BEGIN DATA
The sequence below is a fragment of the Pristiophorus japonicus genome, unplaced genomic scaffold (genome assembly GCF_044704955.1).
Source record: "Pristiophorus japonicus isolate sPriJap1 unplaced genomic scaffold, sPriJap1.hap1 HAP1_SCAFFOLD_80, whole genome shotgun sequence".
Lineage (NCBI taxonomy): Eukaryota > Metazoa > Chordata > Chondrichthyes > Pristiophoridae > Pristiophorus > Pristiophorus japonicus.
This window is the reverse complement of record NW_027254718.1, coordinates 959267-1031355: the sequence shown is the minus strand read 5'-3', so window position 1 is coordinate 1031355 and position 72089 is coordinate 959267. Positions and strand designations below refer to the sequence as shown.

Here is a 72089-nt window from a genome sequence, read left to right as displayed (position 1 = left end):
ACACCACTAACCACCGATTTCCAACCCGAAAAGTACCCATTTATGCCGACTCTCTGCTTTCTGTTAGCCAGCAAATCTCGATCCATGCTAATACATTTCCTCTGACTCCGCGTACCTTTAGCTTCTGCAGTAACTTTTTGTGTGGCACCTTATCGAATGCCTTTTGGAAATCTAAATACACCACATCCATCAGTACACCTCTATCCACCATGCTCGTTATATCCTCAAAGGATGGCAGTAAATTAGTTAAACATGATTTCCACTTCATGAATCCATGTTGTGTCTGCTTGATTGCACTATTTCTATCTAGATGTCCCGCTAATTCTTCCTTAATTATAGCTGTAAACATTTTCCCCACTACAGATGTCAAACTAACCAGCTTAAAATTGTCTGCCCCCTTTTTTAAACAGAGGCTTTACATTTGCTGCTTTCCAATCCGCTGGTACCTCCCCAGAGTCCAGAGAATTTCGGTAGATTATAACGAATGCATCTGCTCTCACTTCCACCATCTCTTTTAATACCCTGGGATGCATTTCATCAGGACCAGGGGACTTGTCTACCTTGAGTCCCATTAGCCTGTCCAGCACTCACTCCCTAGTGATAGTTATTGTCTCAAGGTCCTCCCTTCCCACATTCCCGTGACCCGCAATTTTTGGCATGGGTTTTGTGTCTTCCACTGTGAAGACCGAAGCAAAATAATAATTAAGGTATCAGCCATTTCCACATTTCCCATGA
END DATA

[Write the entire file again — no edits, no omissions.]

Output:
The sequence below is a fragment of the Pristiophorus japonicus genome, unplaced genomic scaffold (genome assembly GCF_044704955.1).
Source record: "Pristiophorus japonicus isolate sPriJap1 unplaced genomic scaffold, sPriJap1.hap1 HAP1_SCAFFOLD_80, whole genome shotgun sequence".
Lineage (NCBI taxonomy): Eukaryota > Metazoa > Chordata > Chondrichthyes > Pristiophoridae > Pristiophorus > Pristiophorus japonicus.
This window is the reverse complement of record NW_027254718.1, coordinates 959267-1031355: the sequence shown is the minus strand read 5'-3', so window position 1 is coordinate 1031355 and position 72089 is coordinate 959267. Positions and strand designations below refer to the sequence as shown.

Here is a 72089-nt window from a genome sequence, read left to right as displayed (position 1 = left end):
ACACCACTAACCACCGATTTCCAACCCGAAAAGTACCCATTTATGCCGACTCTCTGCTTTCTGTTAGCCAGCAAATCTCGATCCATGCTAATACATTTCCTCTGACTCCGCGTACCTTTAGCTTCTGCAGTAACTTTTTGTGTGGCACCTTATCGAATGCCTTTTGGAAATCTAAATACACCACATCCATCAGTACACCTCTATCCACCATGCTCGTTATATCCTCAAAGGATGGCAGTAAATTAGTTAAACATGATTTCCACTTCATGAATCCATGTTGTGTCTGCTTGATTGCACTATTTCTATCTAGATGTCCCGCTAATTCTTCCTTAATTATAGCTGTAAACATTTTCCCCACTACAGATGTCAAACTAACCAGCTTAAAATTGTCTGCCCCCTTTTTTAAACAGAGGCTTTACATTTGCTGCTTTCCAATCCGCTGGTACCTCCCCAGAGTCCAGAGAATTTCGGTAGATTATAACGAATGCATCTGCTCTCACTTCCACCATCTCTTTTAATACCCTGGGATGCATTTCATCAGGACCAGGGGACTTGTCTACCTTGAGTCCCATTAGCCTGTCCAGCACTCACTCCCTAGTGATAGTTATTGTCTCAAGGTCCTCCCTTCCCACATTCCCGTGACCCGCAATTTTTGGCATGGGTTTTGTGTCTTCCACTGTGAAGACCGAAGCAAAATAATAATTAAGGTATCAGCCATTTCCACATTTCCCATGA